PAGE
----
Of the 19 men who went on the expedition, only 16 returned. One died by accidental drowning in rapids with his body never being recovered, one died by murder and was buried at the scene, and the murderer was left behind in the jungle, presumably swiftly perishing there.
By the time the expedition had made it only about one-quarter of the way down the river, they were physically exhausted and sick from starvation, disease and the constant labour of hauling canoes around rapids. Roosevelt himself was near death as a wounded leg had become infected and the party feared for his life each day. Luckily they came upon "rubber men" or "seringueiros", impoverished rubber-tappers who earned a marginal living from the forest trees driven by the new demand for rubber tires in the United States. The seringueiros helped the team down the rest of the river (less rapid-prone than the upper reaches). The expedition was reunited on April 26, 1914, with a Brazilian and American relief party that had been pre-arranged by Rondon to meet them at the confluence with the Aripuana river, where they had hoped to emerge from the tributary. Medical attention was given to Roosevelt as the group returned to Manaos. Three weeks later, a greatly weakened Roosevelt made it home to a hero's welcome in New York harbor. He would live just three more years. Due to the trip, his health never fully recovered.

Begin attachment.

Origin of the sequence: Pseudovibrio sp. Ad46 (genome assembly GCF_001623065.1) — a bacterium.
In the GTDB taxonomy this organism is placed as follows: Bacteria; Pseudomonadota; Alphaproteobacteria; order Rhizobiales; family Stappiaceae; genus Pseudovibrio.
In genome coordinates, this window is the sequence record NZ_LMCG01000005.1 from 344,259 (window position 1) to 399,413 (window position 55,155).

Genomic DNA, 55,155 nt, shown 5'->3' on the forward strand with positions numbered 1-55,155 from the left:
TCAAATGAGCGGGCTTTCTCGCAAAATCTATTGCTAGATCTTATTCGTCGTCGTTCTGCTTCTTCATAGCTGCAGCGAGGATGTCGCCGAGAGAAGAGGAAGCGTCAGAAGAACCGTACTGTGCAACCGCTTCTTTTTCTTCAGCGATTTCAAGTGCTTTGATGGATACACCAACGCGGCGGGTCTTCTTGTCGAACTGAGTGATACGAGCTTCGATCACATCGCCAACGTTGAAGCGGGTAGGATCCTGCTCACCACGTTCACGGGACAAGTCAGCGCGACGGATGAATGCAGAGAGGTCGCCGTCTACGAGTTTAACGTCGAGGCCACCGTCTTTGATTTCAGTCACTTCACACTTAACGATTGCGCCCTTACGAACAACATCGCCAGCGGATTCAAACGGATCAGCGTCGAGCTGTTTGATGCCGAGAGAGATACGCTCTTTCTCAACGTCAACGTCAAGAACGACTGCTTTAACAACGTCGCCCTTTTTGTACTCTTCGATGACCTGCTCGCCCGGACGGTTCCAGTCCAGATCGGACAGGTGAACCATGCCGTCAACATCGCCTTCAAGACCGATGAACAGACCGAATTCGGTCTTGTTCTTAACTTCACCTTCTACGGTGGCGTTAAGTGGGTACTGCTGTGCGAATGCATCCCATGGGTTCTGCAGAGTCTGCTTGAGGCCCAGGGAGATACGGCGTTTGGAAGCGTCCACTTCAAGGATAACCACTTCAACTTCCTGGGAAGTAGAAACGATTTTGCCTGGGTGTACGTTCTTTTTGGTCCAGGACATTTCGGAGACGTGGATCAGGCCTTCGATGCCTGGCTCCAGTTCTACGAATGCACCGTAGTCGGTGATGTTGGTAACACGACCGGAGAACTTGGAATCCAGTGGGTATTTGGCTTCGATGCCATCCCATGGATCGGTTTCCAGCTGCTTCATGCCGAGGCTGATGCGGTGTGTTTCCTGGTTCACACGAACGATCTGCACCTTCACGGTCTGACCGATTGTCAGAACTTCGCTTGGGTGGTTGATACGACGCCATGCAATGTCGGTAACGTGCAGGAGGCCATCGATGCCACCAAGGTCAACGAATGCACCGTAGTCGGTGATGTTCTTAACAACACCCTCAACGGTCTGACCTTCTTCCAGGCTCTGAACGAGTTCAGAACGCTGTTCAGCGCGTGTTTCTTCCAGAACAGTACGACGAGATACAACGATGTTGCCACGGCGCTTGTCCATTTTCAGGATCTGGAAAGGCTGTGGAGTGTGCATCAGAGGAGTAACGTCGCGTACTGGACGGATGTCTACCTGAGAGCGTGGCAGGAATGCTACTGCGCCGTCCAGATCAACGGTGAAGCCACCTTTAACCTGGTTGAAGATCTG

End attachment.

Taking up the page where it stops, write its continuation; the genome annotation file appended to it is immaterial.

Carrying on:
The rubber men were terrified of the Cinta Larga (Long Belt) Indians that lived up the river. Since this expedition was the first to ever descend the River of Doubt, the "rubber men" at first thought they were Indians. They were so frightened of the invading Indians that a small group armed themselves and prepared to attack the expedition. Once they realized that they were not Indians at all, they provided vital food and comfort that most likely saved numerous lives, most certainly that of the former President himself.
After Roosevelt returned, there was some doubt that he had actually discovered the river and made the expedition. Even though he was still quite weak and barely able to speak above a whisper, Roosevelt, angry that his credibility had been challenged, arranged speaking engagements with the National Geographic Society in Washington, D.C. on May 26, and the Royal Geographical Society in London in mid-June. These appearances largely stifled the criticisms at the time. To finally settle the dispute, in 1927 American explorer George Miller Dyott led a second trip down the river, confirming Roosevelt's discoveries.
In 1992 Tweed Roosevelt, with the help of 20 men and women, retraced his great grandfather's journey down the River of Doubt.
||This article includes a list of references, but its sources remain unclear because it has insufficient inline citations. (February 2011)|
- Baker, Daniel, ed. (1993). Explorers and Discoverers of the World. Detroit: Gale Research. ISBN 0-8103-5421-7.
- Millard, Candice (2005). River of Doubt: Theodore Roosevelt's Darkest Journey. New York: Doubleday. ISBN 0-385-50796-8.
- Morris, Edmund (2010). Colonel Roosevelt. New York: Random House. ISBN 978-0-375-50487-7.
- Roosevelt, Theodore (1914). Through the Brazilian Wilderness. New York: C. Scribner's Sons. OCLC 485541.
- Facsimile of the first edition of Through the Brazilian Wilderness
- The Library of Congress (film footage)
- Jaguar skin from Roosevelt-Rondon expedition, Kansas Historical Society collections